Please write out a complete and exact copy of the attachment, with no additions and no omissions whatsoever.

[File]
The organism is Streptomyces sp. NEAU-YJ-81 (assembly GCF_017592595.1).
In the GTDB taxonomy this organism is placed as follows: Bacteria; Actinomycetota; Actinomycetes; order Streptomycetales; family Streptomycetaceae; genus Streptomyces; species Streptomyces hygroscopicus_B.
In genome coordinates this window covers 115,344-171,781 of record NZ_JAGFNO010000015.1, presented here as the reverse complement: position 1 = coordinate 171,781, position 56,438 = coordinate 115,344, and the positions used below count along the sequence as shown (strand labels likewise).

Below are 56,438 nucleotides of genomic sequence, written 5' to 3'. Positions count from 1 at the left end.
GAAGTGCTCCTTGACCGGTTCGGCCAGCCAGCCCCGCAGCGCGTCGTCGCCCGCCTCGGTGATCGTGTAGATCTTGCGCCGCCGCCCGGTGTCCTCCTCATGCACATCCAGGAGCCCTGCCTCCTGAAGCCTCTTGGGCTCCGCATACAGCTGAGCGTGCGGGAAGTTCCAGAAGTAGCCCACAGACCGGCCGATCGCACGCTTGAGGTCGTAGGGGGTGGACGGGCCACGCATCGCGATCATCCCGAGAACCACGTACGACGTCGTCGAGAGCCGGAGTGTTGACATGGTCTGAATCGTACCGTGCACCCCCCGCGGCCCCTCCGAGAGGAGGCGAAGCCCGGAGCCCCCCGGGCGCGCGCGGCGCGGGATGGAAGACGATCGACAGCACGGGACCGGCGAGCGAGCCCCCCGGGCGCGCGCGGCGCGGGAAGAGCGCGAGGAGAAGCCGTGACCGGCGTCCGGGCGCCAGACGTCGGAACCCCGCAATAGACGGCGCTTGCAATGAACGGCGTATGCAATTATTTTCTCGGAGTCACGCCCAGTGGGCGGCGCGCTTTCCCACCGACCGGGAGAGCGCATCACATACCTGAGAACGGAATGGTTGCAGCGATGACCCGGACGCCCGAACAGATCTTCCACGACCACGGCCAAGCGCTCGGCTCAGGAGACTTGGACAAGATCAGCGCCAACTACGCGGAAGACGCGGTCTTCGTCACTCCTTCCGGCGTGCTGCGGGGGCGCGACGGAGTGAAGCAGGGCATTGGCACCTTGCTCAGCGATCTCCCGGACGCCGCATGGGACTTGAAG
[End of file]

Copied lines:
The organism is Streptomyces sp. NEAU-YJ-81 (assembly GCF_017592595.1).
In the GTDB taxonomy this organism is placed as follows: Bacteria; Actinomycetota; Actinomycetes; order Streptomycetales; family Streptomycetaceae; genus Streptomyces; species Streptomyces hygroscopicus_B.
In genome coordinates this window covers 115,344-171,781 of record NZ_JAGFNO010000015.1, presented here as the reverse complement: position 1 = coordinate 171,781, position 56,438 = coordinate 115,344, and the positions used below count along the sequence as shown (strand labels likewise).

Below are 56,438 nucleotides of genomic sequence, written 5' to 3'. Positions count from 1 at the left end.
GAAGTGCTCCTTGACCGGTTCGGCCAGCCAGCCCCGCAGCGCGTCGTCGCCCGCCTCGGTGATCGTGTAGATCTTGCGCCGCCGCCCGGTGTCCTCCTCATGCACATCCAGGAGCCCTGCCTCCTGAAGCCTCTTGGGCTCCGCATACAGCTGAGCGTGCGGGAAGTTCCAGAAGTAGCCCACAGACCGGCCGATCGCACGCTTGAGGTCGTAGGGGGTGGACGGGCCACGCATCGCGATCATCCCGAGAACCACGTACGACGTCGTCGAGAGCCGGAGTGTTGACATGGTCTGAATCGTACCGTGCACCCCCCGCGGCCCCTCCGAGAGGAGGCGAAGCCCGGAGCCCCCCGGGCGCGCGCGGCGCGGGATGGAAGACGATCGACAGCACGGGACCGGCGAGCGAGCCCCCCGGGCGCGCGCGGCGCGGGAAGAGCGCGAGGAGAAGCCGTGACCGGCGTCCGGGCGCCAGACGTCGGAACCCCGCAATAGACGGCGCTTGCAATGAACGGCGTATGCAATTATTTTCTCGGAGTCACGCCCAGTGGGCGGCGCGCTTTCCCACCGACCGGGAGAGCGCATCACATACCTGAGAACGGAATGGTTGCAGCGATGACCCGGACGCCCGAACAGATCTTCCACGACCACGGCCAAGCGCTCGGCTCAGGAGACTTGGACAAGATCAGCGCCAACTACGCGGAAGACGCGGTCTTCGTCACTCCTTCCGGCGTGCTGCGGGGGCGCGACGGAGTGAAGCAGGGCATTGGCACCTTGCTCAGCGATCTCCCGGACGCCGCATGGGACTTGAAG